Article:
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Urban Retail is Rebounding from the Pandemic, Report Says

Urban retail corridors are on the rebound nationally after the pandemic drove away office workers, tourists and tenants in 2020 and 2021.

Photo Courtesy of William.

The number of U.S. workers returning to the office is not back to pre-pandemic levels, but it is slowly getting there, according to the report. Of the 10 major markets tracked by research firm Kastle Systems, average occupancy had climbed to 43.4% the week of April 27 from only 27.9% the week of Jan. 12.

New York City’s office rebound is still lagging the 10-city average but has seen the biggest increase from the start of the year. In January, office occupancy was at 18.1% but has increased to almost 40% by April 27 and is expected to keep climbing. In response, leasing activity is picking up with new signed retail leases in Midtown where many office towers are concentrated, according to JLL.

And while office occupancy levels may never return to pre-pandemic levels, they will get close. “In the next 18-20 months office levels will plateau at 70-80%,” Naveen Jaggi, president of retail advisory services at JLL, said at ICSC Las Vegas 2022. “It will vary by the market.”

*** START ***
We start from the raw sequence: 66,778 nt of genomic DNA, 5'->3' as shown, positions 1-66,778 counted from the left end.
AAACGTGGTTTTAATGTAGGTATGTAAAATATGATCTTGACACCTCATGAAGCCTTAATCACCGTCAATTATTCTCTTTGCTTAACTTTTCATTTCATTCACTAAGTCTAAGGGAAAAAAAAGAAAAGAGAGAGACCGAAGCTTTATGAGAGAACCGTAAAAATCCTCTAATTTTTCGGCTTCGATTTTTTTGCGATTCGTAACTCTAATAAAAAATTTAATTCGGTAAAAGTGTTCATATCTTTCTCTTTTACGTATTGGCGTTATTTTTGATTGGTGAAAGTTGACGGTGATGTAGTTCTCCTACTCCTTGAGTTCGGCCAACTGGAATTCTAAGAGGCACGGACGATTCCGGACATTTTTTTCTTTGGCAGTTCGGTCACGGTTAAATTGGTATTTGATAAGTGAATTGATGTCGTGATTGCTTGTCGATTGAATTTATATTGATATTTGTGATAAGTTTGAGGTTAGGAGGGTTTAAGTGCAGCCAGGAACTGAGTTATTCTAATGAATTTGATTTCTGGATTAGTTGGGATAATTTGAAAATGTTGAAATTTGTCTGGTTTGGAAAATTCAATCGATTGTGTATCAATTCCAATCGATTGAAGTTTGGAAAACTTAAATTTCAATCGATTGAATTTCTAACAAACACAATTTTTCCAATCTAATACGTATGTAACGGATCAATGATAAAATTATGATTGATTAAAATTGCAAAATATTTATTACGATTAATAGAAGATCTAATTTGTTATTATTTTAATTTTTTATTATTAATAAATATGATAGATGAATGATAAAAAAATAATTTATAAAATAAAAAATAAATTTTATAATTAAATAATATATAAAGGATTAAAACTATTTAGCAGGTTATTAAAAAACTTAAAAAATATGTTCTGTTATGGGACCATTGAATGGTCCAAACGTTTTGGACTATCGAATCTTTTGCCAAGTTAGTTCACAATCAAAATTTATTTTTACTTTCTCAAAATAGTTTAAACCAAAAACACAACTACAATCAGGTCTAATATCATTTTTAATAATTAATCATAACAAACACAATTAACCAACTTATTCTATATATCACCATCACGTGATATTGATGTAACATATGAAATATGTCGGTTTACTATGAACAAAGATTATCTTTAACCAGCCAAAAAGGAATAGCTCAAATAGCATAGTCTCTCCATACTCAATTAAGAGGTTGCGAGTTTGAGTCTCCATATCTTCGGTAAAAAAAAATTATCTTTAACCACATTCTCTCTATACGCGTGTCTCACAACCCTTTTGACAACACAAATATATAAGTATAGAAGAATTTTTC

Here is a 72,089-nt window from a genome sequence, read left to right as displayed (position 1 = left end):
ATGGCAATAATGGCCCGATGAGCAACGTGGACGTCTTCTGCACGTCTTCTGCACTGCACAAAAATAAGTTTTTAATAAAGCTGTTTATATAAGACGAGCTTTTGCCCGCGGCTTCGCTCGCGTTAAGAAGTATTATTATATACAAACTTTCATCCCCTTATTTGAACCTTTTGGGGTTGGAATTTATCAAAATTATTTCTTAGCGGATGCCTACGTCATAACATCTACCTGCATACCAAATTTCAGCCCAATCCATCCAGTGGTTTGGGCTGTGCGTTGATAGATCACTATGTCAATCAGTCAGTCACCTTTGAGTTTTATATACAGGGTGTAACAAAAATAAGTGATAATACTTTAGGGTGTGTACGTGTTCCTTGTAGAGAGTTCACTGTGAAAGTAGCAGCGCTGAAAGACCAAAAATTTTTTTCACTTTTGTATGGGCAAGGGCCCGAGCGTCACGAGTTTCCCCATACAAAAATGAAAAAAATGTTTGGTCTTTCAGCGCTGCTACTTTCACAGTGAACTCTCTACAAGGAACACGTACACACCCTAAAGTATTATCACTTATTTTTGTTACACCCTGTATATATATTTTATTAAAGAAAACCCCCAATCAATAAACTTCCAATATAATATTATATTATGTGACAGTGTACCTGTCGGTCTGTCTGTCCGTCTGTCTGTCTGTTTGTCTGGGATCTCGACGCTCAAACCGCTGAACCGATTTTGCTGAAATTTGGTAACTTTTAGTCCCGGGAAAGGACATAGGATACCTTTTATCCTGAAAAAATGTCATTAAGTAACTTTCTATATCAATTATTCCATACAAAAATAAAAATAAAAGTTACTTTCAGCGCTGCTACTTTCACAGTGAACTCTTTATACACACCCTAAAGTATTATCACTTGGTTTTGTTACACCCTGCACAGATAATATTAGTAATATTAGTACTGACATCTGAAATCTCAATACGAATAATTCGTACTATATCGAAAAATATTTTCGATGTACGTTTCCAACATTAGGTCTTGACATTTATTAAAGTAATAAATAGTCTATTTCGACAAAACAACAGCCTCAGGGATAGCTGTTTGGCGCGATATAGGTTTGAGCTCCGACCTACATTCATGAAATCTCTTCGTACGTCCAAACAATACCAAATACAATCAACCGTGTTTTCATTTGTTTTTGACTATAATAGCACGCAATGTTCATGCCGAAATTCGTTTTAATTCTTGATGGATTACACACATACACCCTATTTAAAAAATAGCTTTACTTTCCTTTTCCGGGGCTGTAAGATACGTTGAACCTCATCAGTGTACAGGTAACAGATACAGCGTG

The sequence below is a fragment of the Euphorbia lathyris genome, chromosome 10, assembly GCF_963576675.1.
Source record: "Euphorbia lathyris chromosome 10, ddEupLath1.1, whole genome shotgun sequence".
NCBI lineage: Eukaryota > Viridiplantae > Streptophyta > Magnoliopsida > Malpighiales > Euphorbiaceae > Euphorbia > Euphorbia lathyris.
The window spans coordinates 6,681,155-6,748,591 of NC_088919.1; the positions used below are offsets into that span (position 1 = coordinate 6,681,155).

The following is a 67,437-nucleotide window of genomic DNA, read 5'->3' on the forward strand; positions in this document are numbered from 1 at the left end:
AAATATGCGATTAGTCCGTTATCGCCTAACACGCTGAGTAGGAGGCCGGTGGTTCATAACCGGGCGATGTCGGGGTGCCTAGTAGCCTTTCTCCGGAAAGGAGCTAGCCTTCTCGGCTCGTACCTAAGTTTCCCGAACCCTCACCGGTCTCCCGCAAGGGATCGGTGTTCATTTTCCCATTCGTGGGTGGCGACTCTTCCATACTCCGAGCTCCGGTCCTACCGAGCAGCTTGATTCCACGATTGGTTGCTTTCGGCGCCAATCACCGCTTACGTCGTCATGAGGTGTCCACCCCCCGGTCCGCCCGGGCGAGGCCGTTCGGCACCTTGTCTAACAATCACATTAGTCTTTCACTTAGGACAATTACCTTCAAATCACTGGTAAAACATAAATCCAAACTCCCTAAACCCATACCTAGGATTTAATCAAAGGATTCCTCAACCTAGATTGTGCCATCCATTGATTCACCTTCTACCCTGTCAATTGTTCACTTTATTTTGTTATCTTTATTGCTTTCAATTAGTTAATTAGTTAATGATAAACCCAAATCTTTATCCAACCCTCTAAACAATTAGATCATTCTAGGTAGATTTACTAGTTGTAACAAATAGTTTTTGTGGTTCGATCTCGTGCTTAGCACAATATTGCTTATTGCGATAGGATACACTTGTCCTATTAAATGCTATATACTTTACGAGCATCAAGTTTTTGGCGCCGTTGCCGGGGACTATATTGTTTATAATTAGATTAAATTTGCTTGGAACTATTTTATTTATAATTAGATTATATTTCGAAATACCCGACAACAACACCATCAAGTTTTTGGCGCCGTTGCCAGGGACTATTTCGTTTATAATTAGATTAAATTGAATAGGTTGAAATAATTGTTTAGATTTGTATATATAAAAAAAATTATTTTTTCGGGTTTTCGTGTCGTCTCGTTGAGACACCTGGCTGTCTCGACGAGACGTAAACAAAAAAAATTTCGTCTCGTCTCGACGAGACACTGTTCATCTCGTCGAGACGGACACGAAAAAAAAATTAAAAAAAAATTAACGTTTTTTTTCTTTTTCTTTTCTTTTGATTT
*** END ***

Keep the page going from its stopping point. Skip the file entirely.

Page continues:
More Consumers Head Downtown to Dine

As more people get comfortable with dining out, they’re heading to the urban corridors where many of the most popular sit-down restaurants are located, according to JLL.

About 82% of Americans were comfortable dining out as of the end of May, a 22-point increase from the start of the year. And the average number of seated diners at U.S. restaurants in April 2022 was only down by 1.4% compared to 2019, according to JLL and reservations service Open Table.

In Los Angeles, in the second quarter of 2021, the number of people going out to eat was 50.8% below 2019 levels. This year the number of people dining out is almost back to pre-pandemic levels, the biggest jump of any market tracked by JLL.

New restaurants and retailers are opening in urban areas to accommodate rising traffic, and more will follow, according to Jaggi. “Luxury and fast-fashion will lead the charge.”

More Tourists Means More Urban Shopping

Meanwhile, people are traveling again, and with international restrictions ending and warm summer holiday months approaching, JLL expects popular urban destinations to see an influx of tourists.

“Watch tourism in New York,” Jaggi said. “When you see 30-40 million people visiting annually, we will have reached full recovery.”

Times Square in New York City and Union Square in San Francisco are corridors that have been especially hurt by the pandemic. But both markets are on the mend, according to JLL analysis of data. Foot traffic from domestic tourists is up 14% in New York City from 2019, and while San Francisco is still below 2019 levels, domestic tourist foot traffic to Union Square doubled in the past year.

The trend is national, too. On Michigan Avenue in Chicago, domestic tourist foot traffic climbed 54.9% between January and April of 2022, compared to the same period in 2021. And on Los Angeles’ Third Street Promenade, domestic tourist foot traffic increased by 53.8% during the same period.

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